Explains what trauma is and how it affects your mental health, including how you can help yourself, what treatments are available and how to overcome barriers to getting the right support. Also includes tips for people who want to support someone who has gone through trauma.
Coping with the effects of trauma can feel difficult or exhausting, but there are lots of things that could help. This page has some suggestions for you to consider:
Certain experiences, situations or people might seem to trigger reactions like flashbacks, panic attacks or dissociation. These can include reminders of past trauma, such as smells, sounds, words, places or particular types of books or films.
Some people find things difficult on significant dates, such as the anniversary of a traumatic experience. Particular seasons or times of year might also be hard for you, such as the Christmas period.
Recording your moods in a diary could help you spot patterns in what triggers difficult experiences, or notice early signs that they are beginning to happen.
Lots of people who go through trauma find it hard to open up to others. This might be because you're unable to share what has happened or can't remember it clearly. But you don't need to be able to describe the trauma to tell someone how you are currently feeling.
It could help to talk to someone in your life who you trust, or a professional such as a GP or a trained listener at a helpline. You may feel more comfortable opening up to people you know than professionals, or you may find it easier to approach a professional (such as your doctor). There's no right or wrong way round.
You can find details of helplines on our pages on useful contacts for trauma, useful contacts for PTSD and helplines and listening services. For more about talking to your doctor, see our Find the Words guide.
"Some days are just as they used to be when I get lost and frightened and hideaway from everyone and everything, but even on those days I feel I have enough within me now to know that they will pass."
Everyone has their own individual response to trauma and it's important to take things at your own pace. Try to be gentle and patient with yourself.
"I refer to my bad days as a 'write off', and on those days I forgive myself for not participating in daily activities. I accept that my mind and body need to just rest and do nothing."
People who go through trauma can sometimes feel pressure from those around them to 'move on' but it is important to recognise that coping with trauma often takes time and is not a straightforward or linear process.
While coping or recovering after trauma is different for everyone, you might find you go through some distinct stages. These are often thought to include:
Whether or not you find it helpful to think in terms of these stages, it's important to remember that it can take time and support to be able to cope and there are likely to be good days and bad days.
"Learning to sew and recently to crochet... has brought me into contact with others with the same interests in environments where I can feel safe... it helps me to focus and stay still, as well as producing something which is beautiful."
"I have to be patient and trust in my recovery. It won't happen overnight. I've learned that I need to find ways to relax, whether it be mindfulness, reading, gaming or becoming invested in a new television series."
You could put together some things that might help you when you're struggling – a bit like making a first-aid kit for your mental health.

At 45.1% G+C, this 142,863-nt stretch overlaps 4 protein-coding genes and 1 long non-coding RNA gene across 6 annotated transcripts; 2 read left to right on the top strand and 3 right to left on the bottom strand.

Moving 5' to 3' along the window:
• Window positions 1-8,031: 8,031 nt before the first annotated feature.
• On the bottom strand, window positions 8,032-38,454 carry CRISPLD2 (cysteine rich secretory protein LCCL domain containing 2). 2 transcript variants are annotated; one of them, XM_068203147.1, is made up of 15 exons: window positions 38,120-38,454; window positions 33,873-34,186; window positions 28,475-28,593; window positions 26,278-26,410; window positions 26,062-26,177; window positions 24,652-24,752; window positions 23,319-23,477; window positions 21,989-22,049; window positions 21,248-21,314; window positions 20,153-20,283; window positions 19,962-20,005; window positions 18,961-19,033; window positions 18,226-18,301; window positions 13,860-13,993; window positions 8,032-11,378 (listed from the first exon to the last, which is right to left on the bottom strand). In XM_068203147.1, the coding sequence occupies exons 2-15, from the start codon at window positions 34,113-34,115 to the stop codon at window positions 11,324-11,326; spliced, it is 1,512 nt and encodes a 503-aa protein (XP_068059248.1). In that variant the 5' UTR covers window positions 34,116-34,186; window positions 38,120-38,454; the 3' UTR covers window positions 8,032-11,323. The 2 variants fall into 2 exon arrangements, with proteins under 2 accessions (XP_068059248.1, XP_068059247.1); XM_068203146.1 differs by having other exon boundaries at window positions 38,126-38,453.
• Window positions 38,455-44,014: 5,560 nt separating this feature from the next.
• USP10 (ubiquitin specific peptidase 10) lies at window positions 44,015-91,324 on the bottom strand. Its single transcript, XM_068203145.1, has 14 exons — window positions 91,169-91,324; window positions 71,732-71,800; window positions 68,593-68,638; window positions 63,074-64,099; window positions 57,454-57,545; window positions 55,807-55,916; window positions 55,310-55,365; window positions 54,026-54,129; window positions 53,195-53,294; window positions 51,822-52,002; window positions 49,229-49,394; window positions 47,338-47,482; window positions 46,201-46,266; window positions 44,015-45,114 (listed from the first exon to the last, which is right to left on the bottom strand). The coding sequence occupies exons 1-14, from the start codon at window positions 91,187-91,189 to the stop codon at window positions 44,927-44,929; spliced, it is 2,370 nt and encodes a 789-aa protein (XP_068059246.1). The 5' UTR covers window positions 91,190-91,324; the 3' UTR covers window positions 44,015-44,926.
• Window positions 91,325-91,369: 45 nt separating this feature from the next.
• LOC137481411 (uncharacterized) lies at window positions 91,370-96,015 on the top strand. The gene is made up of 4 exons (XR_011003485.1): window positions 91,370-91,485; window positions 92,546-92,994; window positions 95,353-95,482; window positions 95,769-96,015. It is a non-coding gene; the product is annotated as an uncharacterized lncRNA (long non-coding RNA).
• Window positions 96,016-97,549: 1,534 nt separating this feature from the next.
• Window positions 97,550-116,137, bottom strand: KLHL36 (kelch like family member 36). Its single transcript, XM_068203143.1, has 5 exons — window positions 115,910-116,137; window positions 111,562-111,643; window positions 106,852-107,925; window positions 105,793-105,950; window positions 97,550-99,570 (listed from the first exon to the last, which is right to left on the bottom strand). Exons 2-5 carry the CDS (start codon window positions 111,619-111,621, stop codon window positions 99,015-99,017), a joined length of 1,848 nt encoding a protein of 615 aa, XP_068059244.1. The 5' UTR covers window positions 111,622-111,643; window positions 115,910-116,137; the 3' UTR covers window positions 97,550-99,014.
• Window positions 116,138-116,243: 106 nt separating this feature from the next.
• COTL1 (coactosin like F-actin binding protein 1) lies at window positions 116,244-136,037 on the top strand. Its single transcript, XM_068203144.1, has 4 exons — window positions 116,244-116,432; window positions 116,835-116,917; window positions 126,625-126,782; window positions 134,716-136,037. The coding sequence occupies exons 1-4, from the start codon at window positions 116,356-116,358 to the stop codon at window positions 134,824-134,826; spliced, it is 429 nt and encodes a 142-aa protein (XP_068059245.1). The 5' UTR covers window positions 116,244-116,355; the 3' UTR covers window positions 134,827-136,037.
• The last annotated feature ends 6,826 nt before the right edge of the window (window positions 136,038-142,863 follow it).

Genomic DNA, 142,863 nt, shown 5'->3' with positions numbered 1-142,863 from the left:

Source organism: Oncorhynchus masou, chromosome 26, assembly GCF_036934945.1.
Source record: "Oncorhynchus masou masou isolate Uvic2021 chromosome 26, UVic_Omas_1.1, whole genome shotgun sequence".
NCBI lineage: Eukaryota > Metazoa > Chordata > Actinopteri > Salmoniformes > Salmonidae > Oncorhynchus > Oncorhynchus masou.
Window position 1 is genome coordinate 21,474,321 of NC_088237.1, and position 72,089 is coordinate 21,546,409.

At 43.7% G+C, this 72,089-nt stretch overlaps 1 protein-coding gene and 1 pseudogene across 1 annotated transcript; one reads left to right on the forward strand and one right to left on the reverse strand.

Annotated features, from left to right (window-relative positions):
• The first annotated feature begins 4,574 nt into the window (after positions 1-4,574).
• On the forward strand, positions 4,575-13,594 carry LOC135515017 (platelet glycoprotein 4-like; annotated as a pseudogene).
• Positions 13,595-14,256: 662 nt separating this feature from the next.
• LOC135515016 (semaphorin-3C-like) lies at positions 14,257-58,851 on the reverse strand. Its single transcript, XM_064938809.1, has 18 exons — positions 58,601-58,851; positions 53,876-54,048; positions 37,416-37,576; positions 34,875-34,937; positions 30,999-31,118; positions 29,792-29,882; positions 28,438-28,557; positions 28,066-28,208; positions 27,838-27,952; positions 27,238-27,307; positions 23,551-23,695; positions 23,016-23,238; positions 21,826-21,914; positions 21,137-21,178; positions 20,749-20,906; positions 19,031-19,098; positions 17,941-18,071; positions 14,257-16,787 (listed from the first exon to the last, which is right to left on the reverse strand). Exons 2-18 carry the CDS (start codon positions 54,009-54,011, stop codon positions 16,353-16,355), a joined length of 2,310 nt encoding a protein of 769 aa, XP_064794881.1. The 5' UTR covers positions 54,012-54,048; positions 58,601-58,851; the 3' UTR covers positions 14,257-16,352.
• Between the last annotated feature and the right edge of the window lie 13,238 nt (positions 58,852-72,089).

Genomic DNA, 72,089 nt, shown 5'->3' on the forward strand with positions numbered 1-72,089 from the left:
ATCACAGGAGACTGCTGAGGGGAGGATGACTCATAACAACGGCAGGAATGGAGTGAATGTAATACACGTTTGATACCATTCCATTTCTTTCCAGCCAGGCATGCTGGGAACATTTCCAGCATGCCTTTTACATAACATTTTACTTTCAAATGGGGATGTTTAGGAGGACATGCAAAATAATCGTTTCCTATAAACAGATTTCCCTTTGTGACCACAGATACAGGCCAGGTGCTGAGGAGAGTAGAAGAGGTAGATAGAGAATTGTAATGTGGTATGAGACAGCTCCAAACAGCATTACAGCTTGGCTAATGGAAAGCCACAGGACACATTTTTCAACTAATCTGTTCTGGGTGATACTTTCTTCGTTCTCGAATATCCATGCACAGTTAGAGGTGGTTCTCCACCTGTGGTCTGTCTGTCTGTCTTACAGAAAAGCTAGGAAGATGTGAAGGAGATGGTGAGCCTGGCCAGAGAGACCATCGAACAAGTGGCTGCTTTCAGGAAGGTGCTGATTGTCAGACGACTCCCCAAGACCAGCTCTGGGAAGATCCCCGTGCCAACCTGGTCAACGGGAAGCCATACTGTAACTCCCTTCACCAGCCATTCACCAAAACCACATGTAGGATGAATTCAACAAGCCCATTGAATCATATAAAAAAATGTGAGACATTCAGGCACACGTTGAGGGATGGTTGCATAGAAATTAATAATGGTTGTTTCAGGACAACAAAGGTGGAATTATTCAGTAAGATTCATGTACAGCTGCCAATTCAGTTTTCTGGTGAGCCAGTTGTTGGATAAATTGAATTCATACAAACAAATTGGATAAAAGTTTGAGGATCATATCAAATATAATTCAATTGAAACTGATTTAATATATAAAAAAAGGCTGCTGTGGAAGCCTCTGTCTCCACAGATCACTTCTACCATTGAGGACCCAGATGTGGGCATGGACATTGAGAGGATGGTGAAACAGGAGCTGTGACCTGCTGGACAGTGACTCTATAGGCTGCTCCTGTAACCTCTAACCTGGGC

"When life is hectic me-time is crucial."
Peer support brings together people who have had similar experiences, which some people find very helpful. To find peer support, you could:
For more information, see our page on peer support.
If you're seeking peer support on the internet, it's important to look after your online wellbeing. See our page on how to stay safe online for more information.
It can also be helpful to see if your local area has a recovery college.
Recovery colleges offer courses about mental health and recovery in a supportive environment. You can find local providers on the Mind Recovery Net website.
"[I] dye my hair to give myself a fresh look. I always make a happy playlist and just dance around the house in my pyjamas [...]. The tiny things which make me happy have helped me get myself back into work."
You might find it useful to contact an organisation that specialises in advice and support for coping with trauma, such as ASSIST Trauma Care.
It could also be helpful to find an organisation with expertise in the particular type of trauma you have experienced. For details of specialist organisations, see our pages on useful contacts for trauma and useful contacts for PTSD.
If you've gone through domestic violence, the Freedom Programme might be helpful for you. Find out more on the Freedom Programme website.
Looking after your physical health can make a difference to how you feel emotionally. For example, it can help to:
"Exercise helps me a lot. I swim, run and do yoga, and it means I can control some of the restless energy from having to constantly be on alert."
See our pages on improving and maintaining your mental wellbeing and how to increase your self-esteem for more suggestions. Or you can read Rhiannon's blog about how sea swimming has helped her mental health.
Lots of people who've gone through trauma have problems sleeping. You might find it hard to fall or stay asleep, feel unsafe during the night, or feel anxious or afraid of having nightmares.
Some people find it helps to:
See our page on coping with sleep problems for more information.
Watch Stuart's vlog on how he uses doodling to cope with panic attacks.
This information was published in January 2020. We will revise it in 2022.
References and bibliography available on request.
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